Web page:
Croupier
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I couldn’t be happier that Clive Owen is finding his place in American theaters—because I’ve been a fan ever since I saw him in Greenfingers. But even before he played an inmate with a green thumb, he played Jack Manfred in this British thriller.

Jack is a struggling writer who can’t get a break. He lives with his girlfriend, Marion (Gina McKee), who’s convinced that his next novel is going to be a huge success. Jack, however, isn’t so sure. So when Jack’s father calls to say that he’s hooked him up with a great job as a dealer in a London casino, Jack reluctantly goes to the interview.

Jack’s fast-paced, pressure-filled, high-paying new job puts a strain on his relationship with Marion. But the more he gets into the job, the more he realizes that the life of a croupier would make an excellent novel. As he begins writing, he also begins taking more risks—to make his novel even more interesting.

  
 
From forbidden affairs to late-night after-work parties, Jack breaks all the rules but one: he won’t gamble. But when he finds himself drawn to Jani (Alex Kingston), a beautiful regular at his table, he’s asked to gamble more than just his job. In order to be able to return to her home in South Africa, Jani needs Jack’s help in planning a robbery of the casino. If all goes well, Jack could make enough money to buy a car and finally stop taking public transit. But he could lose more than just his job if things go badly. His straight-laced, rational side tells him to walk away—but the writer in him knows that it’ll be good for the book….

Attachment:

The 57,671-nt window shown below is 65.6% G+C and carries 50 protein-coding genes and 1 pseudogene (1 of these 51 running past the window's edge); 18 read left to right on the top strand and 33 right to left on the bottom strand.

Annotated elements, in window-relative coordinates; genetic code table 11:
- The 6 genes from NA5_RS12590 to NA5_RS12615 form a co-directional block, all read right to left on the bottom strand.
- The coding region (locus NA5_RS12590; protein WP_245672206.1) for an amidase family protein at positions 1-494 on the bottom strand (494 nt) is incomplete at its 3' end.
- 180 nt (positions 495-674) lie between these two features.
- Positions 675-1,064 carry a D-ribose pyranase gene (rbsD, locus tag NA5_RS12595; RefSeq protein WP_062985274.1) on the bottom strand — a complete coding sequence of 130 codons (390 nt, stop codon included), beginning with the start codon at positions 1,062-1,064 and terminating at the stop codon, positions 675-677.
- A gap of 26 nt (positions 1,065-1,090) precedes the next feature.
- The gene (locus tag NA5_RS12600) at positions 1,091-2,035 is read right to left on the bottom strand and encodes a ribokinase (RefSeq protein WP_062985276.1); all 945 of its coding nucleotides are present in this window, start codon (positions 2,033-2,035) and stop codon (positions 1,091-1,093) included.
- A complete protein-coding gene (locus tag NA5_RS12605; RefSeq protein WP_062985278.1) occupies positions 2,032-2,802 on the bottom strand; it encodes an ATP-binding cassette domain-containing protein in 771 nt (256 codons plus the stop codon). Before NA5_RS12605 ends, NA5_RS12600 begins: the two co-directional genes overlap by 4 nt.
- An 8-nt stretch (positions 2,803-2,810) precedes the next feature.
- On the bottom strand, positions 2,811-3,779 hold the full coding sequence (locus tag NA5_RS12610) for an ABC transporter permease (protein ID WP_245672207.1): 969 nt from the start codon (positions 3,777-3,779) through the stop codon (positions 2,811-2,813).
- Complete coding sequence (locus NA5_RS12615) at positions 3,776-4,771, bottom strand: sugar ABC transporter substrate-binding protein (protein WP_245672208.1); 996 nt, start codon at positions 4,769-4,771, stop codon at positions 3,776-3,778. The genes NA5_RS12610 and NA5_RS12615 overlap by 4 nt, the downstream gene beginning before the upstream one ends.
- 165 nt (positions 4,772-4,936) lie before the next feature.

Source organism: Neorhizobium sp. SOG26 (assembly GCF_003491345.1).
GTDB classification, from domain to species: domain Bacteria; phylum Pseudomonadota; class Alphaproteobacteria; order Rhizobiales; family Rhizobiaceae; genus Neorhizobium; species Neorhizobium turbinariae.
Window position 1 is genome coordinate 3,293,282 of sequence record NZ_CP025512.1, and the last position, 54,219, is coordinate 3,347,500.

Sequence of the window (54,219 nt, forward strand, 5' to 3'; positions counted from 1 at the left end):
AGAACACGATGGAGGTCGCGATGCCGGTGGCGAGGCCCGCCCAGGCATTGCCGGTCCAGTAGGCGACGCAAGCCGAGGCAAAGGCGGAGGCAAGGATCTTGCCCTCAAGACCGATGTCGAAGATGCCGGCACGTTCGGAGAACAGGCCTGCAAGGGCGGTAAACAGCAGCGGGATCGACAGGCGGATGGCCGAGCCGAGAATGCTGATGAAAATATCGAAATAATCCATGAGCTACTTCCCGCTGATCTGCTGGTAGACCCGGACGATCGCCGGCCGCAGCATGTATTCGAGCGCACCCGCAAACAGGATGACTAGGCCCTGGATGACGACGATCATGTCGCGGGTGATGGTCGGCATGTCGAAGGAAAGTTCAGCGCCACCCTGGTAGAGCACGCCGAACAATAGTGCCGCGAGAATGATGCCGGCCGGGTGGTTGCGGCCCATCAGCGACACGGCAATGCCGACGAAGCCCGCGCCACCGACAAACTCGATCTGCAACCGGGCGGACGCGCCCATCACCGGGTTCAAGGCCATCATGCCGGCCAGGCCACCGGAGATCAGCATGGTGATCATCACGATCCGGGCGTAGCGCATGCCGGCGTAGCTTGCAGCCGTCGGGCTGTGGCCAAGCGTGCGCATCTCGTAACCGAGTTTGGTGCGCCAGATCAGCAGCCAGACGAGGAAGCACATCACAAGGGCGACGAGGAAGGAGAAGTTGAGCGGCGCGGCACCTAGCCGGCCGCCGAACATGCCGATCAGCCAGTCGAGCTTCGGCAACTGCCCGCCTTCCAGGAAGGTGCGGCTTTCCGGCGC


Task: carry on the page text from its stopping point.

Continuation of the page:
It may not be an action-packed film, but Croupier has more than enough suspense to keep your eyes glued to the screen. Owen is mesmerizing. As Jack, he’s dark and complex—yet perfectly smooth and detached, as any casino dealer should be. On top of that, the writing is clever. Jack, especially, is well-written—and, as a writer, I’m afraid that I understand him all too well. On the other hand, though, the story is sometimes difficult to follow—and there are a few holes that bothered me in the end. This isn’t a movie that will blow you away with action or effects or a huge twist in the end—but it is an interesting film with a fascinating main character and a couple of great surprises. It’s not a must-see (unless, of course, you’re a Clive Owen fan), but if you’re up for something a little out of the ordinary, Croupier won’t disappoint you.

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